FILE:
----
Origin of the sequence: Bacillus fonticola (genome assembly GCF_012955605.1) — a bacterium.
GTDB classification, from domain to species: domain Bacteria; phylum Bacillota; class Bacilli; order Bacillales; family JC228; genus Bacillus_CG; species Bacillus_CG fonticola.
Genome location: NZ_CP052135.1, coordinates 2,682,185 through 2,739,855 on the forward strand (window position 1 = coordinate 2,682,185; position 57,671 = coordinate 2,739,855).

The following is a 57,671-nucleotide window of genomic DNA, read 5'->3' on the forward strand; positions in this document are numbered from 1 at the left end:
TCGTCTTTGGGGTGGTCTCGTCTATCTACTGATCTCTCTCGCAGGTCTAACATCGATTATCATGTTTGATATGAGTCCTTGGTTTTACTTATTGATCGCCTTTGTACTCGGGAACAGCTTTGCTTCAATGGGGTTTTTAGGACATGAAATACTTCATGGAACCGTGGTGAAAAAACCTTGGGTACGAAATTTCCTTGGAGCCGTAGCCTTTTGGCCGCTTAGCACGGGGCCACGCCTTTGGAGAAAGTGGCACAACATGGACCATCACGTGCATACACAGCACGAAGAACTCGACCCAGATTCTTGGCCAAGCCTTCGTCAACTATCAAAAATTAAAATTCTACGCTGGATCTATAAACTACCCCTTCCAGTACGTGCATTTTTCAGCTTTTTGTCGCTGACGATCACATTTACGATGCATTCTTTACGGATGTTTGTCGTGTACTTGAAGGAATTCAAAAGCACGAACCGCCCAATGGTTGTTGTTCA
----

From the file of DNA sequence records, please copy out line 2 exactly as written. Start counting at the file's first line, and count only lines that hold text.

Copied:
GTDB classification, from domain to species: domain Bacteria; phylum Bacillota; class Bacilli; order Bacillales; family JC228; genus Bacillus_CG; species Bacillus_CG fonticola.